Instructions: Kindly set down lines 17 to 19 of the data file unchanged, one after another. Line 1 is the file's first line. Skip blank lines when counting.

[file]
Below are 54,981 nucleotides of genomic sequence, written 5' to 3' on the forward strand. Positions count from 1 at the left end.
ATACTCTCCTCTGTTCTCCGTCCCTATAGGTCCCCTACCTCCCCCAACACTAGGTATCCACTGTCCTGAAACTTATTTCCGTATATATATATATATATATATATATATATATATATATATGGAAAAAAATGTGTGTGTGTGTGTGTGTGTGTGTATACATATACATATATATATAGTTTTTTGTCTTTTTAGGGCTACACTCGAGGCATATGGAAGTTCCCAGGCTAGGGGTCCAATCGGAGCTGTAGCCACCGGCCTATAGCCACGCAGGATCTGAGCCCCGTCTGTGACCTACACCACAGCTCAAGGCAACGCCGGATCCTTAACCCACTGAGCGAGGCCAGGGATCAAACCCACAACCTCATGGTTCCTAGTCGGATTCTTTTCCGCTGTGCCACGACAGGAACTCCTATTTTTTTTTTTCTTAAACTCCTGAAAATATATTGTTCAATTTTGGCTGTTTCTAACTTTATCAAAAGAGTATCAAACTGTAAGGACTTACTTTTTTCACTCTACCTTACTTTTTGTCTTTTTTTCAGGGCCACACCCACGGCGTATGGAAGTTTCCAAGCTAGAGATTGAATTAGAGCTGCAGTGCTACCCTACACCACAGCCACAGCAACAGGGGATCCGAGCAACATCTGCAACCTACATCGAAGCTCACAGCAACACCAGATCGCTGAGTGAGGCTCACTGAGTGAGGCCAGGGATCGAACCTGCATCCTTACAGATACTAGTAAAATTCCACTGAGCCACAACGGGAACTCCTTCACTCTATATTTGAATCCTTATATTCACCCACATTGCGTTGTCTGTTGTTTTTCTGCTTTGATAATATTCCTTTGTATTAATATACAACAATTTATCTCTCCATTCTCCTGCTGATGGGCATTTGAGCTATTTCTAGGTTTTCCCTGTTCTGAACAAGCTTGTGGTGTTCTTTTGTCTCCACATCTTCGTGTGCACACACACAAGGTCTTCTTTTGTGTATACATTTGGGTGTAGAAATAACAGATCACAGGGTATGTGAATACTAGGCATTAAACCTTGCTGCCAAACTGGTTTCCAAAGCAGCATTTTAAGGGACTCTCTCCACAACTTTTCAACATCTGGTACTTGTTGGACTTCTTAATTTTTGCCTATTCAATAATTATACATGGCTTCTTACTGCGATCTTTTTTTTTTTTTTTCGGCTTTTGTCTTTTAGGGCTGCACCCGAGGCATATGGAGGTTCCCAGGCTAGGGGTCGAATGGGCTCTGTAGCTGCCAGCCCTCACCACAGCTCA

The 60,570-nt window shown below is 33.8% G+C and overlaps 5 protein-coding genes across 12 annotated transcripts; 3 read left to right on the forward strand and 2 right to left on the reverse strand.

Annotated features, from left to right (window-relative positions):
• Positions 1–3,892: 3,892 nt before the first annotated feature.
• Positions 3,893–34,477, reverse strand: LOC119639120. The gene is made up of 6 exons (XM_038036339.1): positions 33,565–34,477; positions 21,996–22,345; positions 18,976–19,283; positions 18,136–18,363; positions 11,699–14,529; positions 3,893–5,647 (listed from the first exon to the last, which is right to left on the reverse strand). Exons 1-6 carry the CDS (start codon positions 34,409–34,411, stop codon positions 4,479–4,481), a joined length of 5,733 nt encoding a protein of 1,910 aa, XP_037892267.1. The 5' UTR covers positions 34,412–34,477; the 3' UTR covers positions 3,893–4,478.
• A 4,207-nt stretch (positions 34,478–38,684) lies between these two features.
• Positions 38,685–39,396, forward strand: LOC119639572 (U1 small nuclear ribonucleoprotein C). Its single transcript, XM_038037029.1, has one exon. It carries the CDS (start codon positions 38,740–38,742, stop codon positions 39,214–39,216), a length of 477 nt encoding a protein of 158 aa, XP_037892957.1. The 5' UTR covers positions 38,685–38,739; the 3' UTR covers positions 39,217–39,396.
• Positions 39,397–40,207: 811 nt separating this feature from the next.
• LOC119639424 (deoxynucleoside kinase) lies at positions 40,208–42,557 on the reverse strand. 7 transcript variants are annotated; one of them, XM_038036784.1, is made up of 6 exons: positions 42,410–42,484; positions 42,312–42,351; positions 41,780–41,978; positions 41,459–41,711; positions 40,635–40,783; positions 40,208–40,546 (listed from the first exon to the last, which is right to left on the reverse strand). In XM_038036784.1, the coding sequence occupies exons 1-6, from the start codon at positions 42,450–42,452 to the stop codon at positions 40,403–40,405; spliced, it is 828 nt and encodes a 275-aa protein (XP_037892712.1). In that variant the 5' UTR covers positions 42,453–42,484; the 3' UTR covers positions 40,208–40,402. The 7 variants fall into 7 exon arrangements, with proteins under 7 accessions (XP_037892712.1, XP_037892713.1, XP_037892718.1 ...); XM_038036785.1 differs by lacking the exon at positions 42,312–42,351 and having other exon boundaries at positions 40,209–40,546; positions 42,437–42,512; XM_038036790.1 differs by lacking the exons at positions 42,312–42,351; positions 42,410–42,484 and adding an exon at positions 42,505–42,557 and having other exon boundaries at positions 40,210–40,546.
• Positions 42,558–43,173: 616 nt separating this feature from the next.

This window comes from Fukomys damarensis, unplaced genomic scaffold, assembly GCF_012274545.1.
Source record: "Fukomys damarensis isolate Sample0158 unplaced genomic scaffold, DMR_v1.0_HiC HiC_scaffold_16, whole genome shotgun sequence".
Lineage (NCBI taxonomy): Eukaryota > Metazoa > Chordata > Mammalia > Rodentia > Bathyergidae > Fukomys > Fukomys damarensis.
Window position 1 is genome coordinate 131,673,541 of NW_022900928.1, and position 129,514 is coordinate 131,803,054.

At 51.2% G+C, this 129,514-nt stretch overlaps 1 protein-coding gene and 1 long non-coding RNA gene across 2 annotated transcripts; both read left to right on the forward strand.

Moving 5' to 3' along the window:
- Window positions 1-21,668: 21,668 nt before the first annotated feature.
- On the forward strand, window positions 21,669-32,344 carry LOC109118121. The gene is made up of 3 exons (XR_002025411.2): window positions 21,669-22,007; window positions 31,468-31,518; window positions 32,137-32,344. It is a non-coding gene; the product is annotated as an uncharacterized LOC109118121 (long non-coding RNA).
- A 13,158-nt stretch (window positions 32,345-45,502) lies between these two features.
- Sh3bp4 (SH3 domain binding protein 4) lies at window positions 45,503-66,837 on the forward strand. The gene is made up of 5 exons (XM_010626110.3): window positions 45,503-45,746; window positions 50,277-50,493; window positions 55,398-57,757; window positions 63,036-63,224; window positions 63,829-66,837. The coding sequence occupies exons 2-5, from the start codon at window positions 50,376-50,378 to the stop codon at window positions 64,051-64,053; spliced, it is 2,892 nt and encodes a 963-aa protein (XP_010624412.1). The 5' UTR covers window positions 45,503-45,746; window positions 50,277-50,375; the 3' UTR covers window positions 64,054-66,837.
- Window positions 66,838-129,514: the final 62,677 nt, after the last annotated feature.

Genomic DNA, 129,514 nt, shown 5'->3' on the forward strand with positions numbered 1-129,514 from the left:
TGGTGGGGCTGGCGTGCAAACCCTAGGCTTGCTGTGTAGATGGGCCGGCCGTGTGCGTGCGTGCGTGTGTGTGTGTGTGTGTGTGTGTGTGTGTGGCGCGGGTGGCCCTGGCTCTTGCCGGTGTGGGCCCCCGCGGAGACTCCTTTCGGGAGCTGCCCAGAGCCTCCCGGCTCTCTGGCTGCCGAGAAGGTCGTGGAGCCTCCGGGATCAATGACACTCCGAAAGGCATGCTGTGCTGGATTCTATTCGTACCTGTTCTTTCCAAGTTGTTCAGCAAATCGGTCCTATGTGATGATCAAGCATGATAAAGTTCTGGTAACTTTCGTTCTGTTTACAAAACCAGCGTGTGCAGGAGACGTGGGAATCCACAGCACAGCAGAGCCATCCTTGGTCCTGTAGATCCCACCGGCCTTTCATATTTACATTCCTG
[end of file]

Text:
Moving 5' to 3' along the window:
- Window positions 1-21,668: 21,668 nt before the first annotated feature.
- On the forward strand, window positions 21,669-32,344 carry LOC109118121. The gene is made up of 3 exons (XR_002025411.2): window positions 21,669-22,007; window positions 31,468-31,518; window positions 32,137-32,344. It is a non-coding gene; the product is annotated as an uncharacterized LOC109118121 (long non-coding RNA).